Some things you should know. All computers connected to the FIOS network require some tweaking to get full speed. Thankfully, Verizon has a FIOS speed optimizer tool you can use to obtain the best performance that tweaks your OS for you. It doesn’t appear to leave any malware or adware behind… just modifies the registry to optimize the TCP settings. Vista users will need to grab the KB939006 patch from Microsoft first.
FIOS vs Comcast TV
My initial impressions are very positive.
The HD-DVR has revealed little to no menu lag like the Comcast DVR does. Further, the menus are much more elegant than the Comcast ones. The STBs for Comcast and FIOS are made by Motorola, so I can only assume that the firmware developers on the FIOS side are much better at their jobs. The guide is easy to use. You can scroll rapidly through channels by holding the up or down arrow. With Comcast, I had to hit page down or page up. FIOS scrolling is fast, fast, fast. The channel logos appear next to each channel for easy visual recognition as well.
I haven’t used the DVR to it’s fullest extent, so I will refrain from commenting on it. Nothing negative in my initial impressions came up however.
Compression artifacts are apparently no where to be seen on the regular channel line-up. With Comcast, the cartoon network showed clear compression artifacts, even on the kids 36″ standard def TV. The HD channels are also very clean, crisp, and free of artifacts.
The Video On Demand was easy to use, but has a real ugly side… it’s compressed like crazy and the artifacts were very big and very ugly on my 57″ HDTV. Click on the pic below to see the full size image. The artifacts are readily apparent and very disappointing. Also, I wasn’t able to find any HD VOD. Perhaps it’s there somewhere, but I didn’t see it.
As far as phone service goes… it works. There isn’t much to review other than I am able to call people and they can call me. Someday I plan to ditch my phone service entirely and just use our cell phones so I don’t care for much more than a dial tone and clear voice, which FIOS has.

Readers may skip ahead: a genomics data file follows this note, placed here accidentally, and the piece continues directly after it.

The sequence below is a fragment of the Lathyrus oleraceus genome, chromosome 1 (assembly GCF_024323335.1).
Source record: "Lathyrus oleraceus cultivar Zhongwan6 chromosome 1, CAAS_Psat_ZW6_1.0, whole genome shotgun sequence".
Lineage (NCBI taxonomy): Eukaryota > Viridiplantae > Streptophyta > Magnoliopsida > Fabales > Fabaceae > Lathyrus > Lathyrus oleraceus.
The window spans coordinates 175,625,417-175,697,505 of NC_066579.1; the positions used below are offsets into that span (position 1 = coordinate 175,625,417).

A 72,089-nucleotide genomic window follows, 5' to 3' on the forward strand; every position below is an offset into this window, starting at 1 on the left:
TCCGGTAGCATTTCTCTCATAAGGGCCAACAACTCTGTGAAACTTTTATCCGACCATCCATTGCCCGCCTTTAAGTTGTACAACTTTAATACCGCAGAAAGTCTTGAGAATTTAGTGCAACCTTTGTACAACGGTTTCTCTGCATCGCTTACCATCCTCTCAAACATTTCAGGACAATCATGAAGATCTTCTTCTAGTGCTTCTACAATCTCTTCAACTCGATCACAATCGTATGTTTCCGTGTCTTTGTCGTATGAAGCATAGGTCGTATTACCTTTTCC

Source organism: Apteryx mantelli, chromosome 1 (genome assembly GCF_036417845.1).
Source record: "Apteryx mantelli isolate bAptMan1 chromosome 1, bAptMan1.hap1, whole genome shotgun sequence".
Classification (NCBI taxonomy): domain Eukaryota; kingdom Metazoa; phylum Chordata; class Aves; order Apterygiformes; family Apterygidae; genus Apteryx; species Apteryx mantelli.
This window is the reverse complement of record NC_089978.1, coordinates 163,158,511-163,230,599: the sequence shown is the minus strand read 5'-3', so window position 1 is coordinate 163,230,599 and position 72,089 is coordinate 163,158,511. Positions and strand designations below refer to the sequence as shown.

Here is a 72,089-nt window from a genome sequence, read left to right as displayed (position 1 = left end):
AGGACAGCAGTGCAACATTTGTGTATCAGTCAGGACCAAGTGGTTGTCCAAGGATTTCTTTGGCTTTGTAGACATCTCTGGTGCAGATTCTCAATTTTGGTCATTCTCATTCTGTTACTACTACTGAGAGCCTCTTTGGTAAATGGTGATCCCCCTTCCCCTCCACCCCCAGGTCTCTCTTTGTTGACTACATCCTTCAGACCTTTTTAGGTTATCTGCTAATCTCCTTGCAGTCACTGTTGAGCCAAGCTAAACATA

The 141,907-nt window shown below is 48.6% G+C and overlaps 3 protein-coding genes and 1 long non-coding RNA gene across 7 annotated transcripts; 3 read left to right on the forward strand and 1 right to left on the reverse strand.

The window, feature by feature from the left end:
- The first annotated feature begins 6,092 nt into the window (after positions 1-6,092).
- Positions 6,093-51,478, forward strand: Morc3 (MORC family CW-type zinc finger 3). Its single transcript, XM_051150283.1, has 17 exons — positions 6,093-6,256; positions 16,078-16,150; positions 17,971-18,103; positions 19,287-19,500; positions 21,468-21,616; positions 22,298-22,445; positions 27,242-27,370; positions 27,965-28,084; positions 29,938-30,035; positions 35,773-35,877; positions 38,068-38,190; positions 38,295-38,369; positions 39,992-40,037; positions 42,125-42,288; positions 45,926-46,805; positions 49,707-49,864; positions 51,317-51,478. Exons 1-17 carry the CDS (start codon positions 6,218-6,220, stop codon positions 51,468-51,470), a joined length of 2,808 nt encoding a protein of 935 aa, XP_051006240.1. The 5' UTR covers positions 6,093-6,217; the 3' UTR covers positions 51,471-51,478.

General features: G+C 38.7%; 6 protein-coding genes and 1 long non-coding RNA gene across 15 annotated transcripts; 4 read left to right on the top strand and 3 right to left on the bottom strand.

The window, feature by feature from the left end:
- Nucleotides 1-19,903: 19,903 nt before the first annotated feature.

FIOS is about $30 per month cheaper than Comcast in my neck of the woods for the “Freedom” package which includes TV, Phone, and Internet service.
The Internet downstream clearly faster than Comcast by more than double when comparing sustained speeds. FIOS upstream is about 7 times faster than Comcast. In general latency also appears to be somewhat lower than Comcast. Winner: FIOS.
The high definition TV service from FIOS is similar to Comcast, although Comcast had visible compression artifacts on many channels that FIOS does not. However, the FIOS VOD service is horrible compressed and it shows. Winner: FIOS, but if you’re a heavy VOD user, you may want to keep Comcast.
Phone service seems virtually identical.
I hope this review was helpful to you. Enjoy FIOS!
Update July 2009
It’s been over a year with FIOS and I’ve had no problems at all. Not a single outage that I can recall.
The speed is amazing and I have since upgraded to their 25 Mbps / 5 Mbps plan. I can sustain 2.34 MegaBYTES per second. A 100 MB file will download in about 25 seconds. I can watch 1080p videos on apple.com without any buffering. Just click and play.
No problems, but it’s not exactly a feature I care about. I’m waiting for Google Voice to let me port my home phone number, then life will be grand as I won’t need the home phone itself.
HD quality is still great and there are now over 100 HD channels. I honestly can’t remember the last time we watched standard definition TV. Everything we watch or browse is in HD.
Also, the HDR menu is WAY improved (not that it was a problem a year ago). It’s very zippy and only occasionally does it slow down (usually when recording two HD shows at the same time).